Surge of violence threatens Cameroon's parliamentary vote

A surge of violence in Cameroon's English-speaking regions threatens to derail the the West African nation's parliamentary election on Sunday, as militant separatists kidnap scores of candidates and warn civilians not to vote, observers say.

At least 120 candidates have been abducted in the North West and South West regions over the past two weeks. Only about 60 of the candidates have been released, and the separatists on social media have indicated they will release the rest after the election.

Residents say suspected separatists have chopped off the fingers of at least 12 people caught with voter cards.

"They said I did not respect their injunction that no one should be found with the cards," said Bunui Claudine, a resident of the southwestern town of Kumba who escaped to the city of Yaounde. She said she will not return until after the election “because I am not sure my security is assured.”

The threats by separatists come as Maurice Kamto, the opposition leader who claims he won the 2018 presidential election, has called for a boycott of Sunday’s elections, saying they will not be free or fair.

Unrest broke out in Cameroon’s English-speaking regions in 2016, when teachers and lawyers protested the dominance of the French language and French-speaking officials. Rebels took up arms a year later, demanding a separate English-speaking state. Their conflict with Cameroon’s military has killed about 3,000 people, many of them villagers caught up in the fighting.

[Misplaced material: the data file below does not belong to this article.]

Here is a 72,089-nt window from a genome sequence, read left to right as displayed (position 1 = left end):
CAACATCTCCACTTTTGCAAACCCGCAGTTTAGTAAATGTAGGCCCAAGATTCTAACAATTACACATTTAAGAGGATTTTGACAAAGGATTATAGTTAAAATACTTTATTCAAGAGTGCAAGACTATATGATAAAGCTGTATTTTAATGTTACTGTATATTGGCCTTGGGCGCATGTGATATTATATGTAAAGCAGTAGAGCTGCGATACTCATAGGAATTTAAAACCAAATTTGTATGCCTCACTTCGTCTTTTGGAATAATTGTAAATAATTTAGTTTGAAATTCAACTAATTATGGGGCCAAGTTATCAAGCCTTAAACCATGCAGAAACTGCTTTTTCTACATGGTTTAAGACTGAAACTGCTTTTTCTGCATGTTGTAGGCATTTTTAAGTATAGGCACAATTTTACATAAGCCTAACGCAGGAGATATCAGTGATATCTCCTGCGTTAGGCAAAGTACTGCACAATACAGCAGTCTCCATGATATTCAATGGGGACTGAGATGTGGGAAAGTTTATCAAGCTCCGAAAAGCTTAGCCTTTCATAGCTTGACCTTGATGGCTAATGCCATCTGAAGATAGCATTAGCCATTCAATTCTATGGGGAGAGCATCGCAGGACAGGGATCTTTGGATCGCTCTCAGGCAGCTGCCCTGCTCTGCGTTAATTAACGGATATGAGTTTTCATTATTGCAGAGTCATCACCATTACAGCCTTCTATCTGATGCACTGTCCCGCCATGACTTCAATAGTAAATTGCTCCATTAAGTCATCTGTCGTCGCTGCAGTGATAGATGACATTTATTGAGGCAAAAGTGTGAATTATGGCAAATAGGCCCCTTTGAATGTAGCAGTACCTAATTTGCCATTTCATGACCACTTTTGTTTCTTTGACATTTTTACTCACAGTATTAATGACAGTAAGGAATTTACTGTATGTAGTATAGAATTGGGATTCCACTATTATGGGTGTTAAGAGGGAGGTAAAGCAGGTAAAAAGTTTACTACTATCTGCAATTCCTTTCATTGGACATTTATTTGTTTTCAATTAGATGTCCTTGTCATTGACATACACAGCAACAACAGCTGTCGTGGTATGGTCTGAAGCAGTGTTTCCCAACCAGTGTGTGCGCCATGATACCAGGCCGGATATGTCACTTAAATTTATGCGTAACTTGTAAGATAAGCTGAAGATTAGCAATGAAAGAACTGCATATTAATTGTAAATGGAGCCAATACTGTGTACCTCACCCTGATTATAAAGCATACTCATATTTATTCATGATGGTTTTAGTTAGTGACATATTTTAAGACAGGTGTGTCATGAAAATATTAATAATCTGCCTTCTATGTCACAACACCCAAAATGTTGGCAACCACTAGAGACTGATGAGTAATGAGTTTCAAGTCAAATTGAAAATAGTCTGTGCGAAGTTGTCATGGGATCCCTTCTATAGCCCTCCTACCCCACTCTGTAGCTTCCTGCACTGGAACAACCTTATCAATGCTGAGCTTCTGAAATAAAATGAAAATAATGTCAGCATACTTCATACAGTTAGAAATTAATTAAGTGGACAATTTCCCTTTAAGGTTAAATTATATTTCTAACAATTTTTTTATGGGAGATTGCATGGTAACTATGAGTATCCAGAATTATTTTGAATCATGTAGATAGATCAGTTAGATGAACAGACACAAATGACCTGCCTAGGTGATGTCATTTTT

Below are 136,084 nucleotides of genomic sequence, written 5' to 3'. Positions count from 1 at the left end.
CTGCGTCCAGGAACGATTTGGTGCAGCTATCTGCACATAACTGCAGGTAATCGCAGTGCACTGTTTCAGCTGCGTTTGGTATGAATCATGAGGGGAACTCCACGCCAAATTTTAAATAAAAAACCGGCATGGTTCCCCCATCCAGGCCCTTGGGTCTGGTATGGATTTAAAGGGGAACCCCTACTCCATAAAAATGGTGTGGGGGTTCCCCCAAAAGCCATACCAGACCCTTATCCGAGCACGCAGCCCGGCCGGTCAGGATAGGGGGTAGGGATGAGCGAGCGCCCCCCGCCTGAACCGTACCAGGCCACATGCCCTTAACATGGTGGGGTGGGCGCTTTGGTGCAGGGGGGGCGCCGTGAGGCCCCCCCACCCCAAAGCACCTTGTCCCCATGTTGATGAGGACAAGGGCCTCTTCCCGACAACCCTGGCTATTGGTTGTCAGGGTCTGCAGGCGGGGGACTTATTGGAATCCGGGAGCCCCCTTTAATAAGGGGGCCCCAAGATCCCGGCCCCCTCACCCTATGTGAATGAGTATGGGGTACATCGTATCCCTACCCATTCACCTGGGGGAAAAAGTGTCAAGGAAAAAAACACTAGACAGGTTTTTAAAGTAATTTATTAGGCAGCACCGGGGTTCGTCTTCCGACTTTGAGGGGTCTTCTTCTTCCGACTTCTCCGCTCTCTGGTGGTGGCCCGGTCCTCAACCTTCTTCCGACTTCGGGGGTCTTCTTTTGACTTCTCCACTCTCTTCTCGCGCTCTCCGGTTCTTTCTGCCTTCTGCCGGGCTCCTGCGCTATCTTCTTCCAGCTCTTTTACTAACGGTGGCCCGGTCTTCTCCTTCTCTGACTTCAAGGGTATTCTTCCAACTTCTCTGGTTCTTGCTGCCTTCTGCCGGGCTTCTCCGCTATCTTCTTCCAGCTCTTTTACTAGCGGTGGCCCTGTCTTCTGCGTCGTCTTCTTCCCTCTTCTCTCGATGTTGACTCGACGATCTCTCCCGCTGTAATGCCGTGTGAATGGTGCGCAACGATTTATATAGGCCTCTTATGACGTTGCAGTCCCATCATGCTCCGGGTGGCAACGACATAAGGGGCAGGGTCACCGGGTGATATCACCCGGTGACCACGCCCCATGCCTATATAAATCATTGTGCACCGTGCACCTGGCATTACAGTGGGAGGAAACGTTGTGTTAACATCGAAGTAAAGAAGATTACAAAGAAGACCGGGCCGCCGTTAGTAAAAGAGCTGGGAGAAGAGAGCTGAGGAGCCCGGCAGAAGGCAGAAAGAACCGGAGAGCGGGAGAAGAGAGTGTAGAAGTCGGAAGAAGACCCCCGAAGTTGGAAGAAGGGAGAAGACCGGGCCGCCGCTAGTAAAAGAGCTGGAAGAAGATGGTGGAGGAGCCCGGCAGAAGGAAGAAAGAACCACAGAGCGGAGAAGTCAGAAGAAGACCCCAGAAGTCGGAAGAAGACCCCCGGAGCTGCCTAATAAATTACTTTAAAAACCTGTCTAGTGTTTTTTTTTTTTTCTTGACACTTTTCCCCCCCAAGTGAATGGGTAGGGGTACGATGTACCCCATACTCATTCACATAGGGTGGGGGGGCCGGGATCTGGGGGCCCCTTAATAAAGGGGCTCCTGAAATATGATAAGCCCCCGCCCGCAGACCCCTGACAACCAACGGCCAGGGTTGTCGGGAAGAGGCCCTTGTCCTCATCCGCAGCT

Several offices of Cameroon's election management body have been burned in the English-speaking regions lately, with separatists claiming responsibility. Civilians who flee as separatists clash with the military say the government is not able to protect them.

Cameroon’s government, however, says the election must go ahead despite the threats and calls by some opposition parties for a boycott.

"We shall crush any fighter and arrest any political leader who tramples on the rights of people to make their political choices," Paul Atanga Nji, Cameroon minister of territorial administration, said Friday.

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